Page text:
Marsha leaned in, she pressed her delicate hand softly on my cheek. She kissed me, “You try to stay comfortable while I see to the children. I’m getting you to the hospital,” as she stood to go she turned back to the envelope. She had a curious look on her face. She touched it lightly, “That looks official.”
I wanted to cry out, ‘Stop!’
She picked it back up and started toward the door, opening the envelope as she went. She called down to our son Jamie, “Jamie I’m... ,” stopping in midsentence, envelope open; she turned back to me, still, like a stone. The look on her face...
I knew, “Marsha I...”
My wife reached back and quietly closed the bedroom door. She slowly moved to and sat down on the foot of the bed. She nervously fidgeted with the envelope. She looked at me, no crying, no anger, just tears. Face as grey as death she whispered, “Who is she?”
“Nobody ... I ... she’s the woman where I bought the chairs and loveseat. I mean...”
She was silent; she just kept looking from me to what I now realized was my death sentence.
In spite of the pain in my side I fumbled my way to her. I wrapped her in my arms, “It was a mistake. I made a mistake.”
Marsha didn’t resist, she murmured, “She’s old. She looks old.” At last she looked up at me, “Gary ... why?”
I tried to sound, what, comforting? It didn’t work, “I don’t know ... it just happened.”
Marsha rested her head on my shoulder, then she leaned back. Still looking at those horrid pictures she whispered, “We need to get you to the hospital.” Avoiding eye contact she stood up, turned to the door, reopened it and called down, “Jamie I’m taking daddy to the hospital. You be a man and watch things while we’re gone,” she glided to her bureau, closed the envelope in the top drawer, turned to me and, breathing deep, she said, “Please put something on. I’m taking you to the hospital.”
I was at a complete loss; this was Marsha in classic caregiver mode, “Honey ... I ... please.”
She wouldn’t look at me. She stepped toward the door, “I’ll be downstairs,” she slipped through the door, leaving it ajar.
I got dressed and followed her.
The trip to the hospital was accomplished in silence. It was after midnight before we finished. I had one cracked rib and a few minor contusions, nothing to write home about. When we got back home, Jamie was still up, but the others were all in bed, not asleep just in bed.
In the living room Marsha, tousling our boy’s shaggy head said, “That’s my man.”
I added, “Good boy, now off with you.”
Before leaving he asked, “You OK dad?”
I said, “I’m good.”
He looked at his mom, “You?”
“Go to bed Jamie. We’ve got school tomorrow.”
Marsha was a volunteer at Saint Timothy’s where our kids went. We opted for Saint Tim’s because it was one of the few coed parochial schools in the community. She played the piano and helped out with the preschoolers. She looked up at me, “You go to bed too. I’ll be up later.”
I needed her with me, “Marsha...”
She responded, “Just go to bed.”
She didn’t come up. The next morning when I went downstairs she was already in the kitchen packing lunches, getting things ready for our kids, and frying me some eggs.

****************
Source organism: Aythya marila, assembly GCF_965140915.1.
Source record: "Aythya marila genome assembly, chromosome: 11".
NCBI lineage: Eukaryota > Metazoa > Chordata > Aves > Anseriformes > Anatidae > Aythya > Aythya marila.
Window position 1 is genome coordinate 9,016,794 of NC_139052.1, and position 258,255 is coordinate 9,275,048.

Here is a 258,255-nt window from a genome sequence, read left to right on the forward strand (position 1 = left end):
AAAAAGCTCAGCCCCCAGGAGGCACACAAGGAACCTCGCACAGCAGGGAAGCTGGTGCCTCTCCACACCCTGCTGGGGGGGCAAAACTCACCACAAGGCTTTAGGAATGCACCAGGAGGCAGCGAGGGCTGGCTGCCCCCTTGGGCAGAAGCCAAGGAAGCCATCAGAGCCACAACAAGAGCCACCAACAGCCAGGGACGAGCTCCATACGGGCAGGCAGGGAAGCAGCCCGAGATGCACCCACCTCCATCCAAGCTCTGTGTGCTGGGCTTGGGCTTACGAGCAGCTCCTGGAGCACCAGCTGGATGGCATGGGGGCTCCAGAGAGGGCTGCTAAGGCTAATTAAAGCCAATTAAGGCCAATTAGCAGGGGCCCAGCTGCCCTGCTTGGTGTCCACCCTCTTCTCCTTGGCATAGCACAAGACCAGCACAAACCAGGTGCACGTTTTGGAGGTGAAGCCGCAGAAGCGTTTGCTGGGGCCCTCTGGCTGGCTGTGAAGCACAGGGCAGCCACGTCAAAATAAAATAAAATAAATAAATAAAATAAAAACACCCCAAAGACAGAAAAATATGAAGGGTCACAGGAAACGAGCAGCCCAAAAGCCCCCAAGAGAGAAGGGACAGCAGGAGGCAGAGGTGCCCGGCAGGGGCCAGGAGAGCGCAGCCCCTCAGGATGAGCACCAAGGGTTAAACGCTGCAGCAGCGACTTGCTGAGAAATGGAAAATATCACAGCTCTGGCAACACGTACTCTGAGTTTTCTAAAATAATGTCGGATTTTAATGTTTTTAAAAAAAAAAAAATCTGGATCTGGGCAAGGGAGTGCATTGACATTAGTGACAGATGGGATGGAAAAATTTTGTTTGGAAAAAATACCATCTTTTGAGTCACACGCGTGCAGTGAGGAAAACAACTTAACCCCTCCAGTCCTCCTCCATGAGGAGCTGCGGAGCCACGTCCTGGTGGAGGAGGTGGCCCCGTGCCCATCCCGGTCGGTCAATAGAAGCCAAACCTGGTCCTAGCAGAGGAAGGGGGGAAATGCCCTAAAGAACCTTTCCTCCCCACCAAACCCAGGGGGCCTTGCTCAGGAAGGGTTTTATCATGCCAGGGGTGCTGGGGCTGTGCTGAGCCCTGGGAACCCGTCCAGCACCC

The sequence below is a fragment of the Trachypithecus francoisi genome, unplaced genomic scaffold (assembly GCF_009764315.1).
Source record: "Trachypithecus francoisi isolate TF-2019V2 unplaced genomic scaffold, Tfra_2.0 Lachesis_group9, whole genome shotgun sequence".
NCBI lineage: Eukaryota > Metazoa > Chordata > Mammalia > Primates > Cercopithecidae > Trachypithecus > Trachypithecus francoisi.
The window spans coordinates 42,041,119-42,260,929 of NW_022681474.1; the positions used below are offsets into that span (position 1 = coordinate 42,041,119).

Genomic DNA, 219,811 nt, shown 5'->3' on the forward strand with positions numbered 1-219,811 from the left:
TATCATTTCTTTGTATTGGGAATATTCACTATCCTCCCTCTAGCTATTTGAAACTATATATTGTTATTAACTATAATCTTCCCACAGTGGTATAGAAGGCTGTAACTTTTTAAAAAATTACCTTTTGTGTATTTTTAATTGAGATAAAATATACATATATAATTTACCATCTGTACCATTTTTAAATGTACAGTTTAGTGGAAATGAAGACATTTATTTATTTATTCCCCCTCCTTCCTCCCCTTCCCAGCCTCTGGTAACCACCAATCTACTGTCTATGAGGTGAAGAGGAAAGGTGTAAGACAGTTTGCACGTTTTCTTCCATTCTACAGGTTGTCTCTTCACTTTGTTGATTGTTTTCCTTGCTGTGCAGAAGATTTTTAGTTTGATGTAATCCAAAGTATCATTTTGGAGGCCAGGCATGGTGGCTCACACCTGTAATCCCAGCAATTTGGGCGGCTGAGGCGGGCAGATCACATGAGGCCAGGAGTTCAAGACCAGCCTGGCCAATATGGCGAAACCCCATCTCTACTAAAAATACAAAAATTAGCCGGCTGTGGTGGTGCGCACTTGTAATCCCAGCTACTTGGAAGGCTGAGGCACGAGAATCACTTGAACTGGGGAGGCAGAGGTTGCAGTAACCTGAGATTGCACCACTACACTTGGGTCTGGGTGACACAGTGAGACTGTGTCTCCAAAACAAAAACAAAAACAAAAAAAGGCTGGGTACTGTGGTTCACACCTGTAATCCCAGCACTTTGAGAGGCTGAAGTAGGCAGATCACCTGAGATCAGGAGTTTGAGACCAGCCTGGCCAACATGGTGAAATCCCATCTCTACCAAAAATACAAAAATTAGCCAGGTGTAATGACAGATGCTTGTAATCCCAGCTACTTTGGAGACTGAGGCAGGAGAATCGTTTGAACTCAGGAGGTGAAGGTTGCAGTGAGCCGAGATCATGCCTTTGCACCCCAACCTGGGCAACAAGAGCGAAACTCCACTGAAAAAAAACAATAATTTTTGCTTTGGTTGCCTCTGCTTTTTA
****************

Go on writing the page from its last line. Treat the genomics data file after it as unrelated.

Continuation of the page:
As I stepped in she handed me a coffee, she set a plate of fried eggs on the table, and asked, “How’s the case coming?”
I took a sip of my coffee, “Good. I think we’ll win,” then I asked, “Have you any plans? Other than school I mean.”
She leaned back against the sink, “I think I’ll stop off and see mom and dad later.”
I tried to control myself, but inwardly cringed. Marsha’s dad was a retired policeman, Captain Keith Fitzgerald. Two of his sons had followed him into the force. Her mom was the classic Irish housewife. They loved all their children, but Marsha had always been special. Last of their brood, late in life baby, born a little prematurely, and with her ‘special difference’; she was to be their present to God; that was until she agreed to marry me. They’d been good to us; to me especially. They loved our kids as much as all their other grandchildren, but Marsha’s decision to marry had been a disappointment, a small one, but a disappointment nonetheless. And I knew, deep down they resented me. Her dad never trusted me. Her brothers and mom politely tolerated me. Only her sister ... And now this...
I whispered, “Honey maybe...”
“No,” she said, “I’ve got to see mom and dad.”
“OK,” I said.
I was in a daze all morning in court. My colleagues noticed, but I had another problem. She’d talk to her parents, get advice. God I hoped ... Just the same I had to think, think of something.
I got home a little after 6:00. I brought flowers. Marsha had another roast in the oven. I could tell she’d been crying. The kids were all upstairs; doing homework or playing I hoped. Marsha tried to smile, “How did it go today?”
I replied, “We got em. They know too. They’ll fight a while longer, but now it’s more a question of how much and how long.”
“Gary,” she said.”
“Would you mind if I slept downstairs a few nights?”
“No I need to be alone. I mean away for a few nights. I have a lot on my mind.”
I responded, “No, I’ll sleep downstairs. You keep the bed.”
She leaned to her left. I heard a faint whimper, “No, it’s the bed ... I mean ... I need to sleep down here.”
I nodded, “OK, if you say so.”
She said, “I do.”
That night’s dinner was somber. The kids knew something was wrong. Meadow’s eyes looked big and juicy. The boys just looked from me to their mom and then back at me again.
Marsha spent that first night on the living room sofa, and the next, and the next, and the next after that. Dinner time got progressively worse. I didn’t know what to do, but I had to do something.
I took Saturday afternoon and drove over to Marsha’s parents. Her mother saw me and disappeared in the kitchen. Mr. Fitzgerald invited me in to their dining room, “Well Gary what have you got to say for yourself?”
“She told you.”
“Mr. Fitzgerald I made a mistake. I can’t explain it. I can’t get my head around what I did, but I know it was the stupidest thing I’ve ever done in my life. I’m so sorry. I know I’ve hurt her. I just don’t know what to do.”
His face revealed nothing, but right out of left field came, “She’s been to see a lawyer.”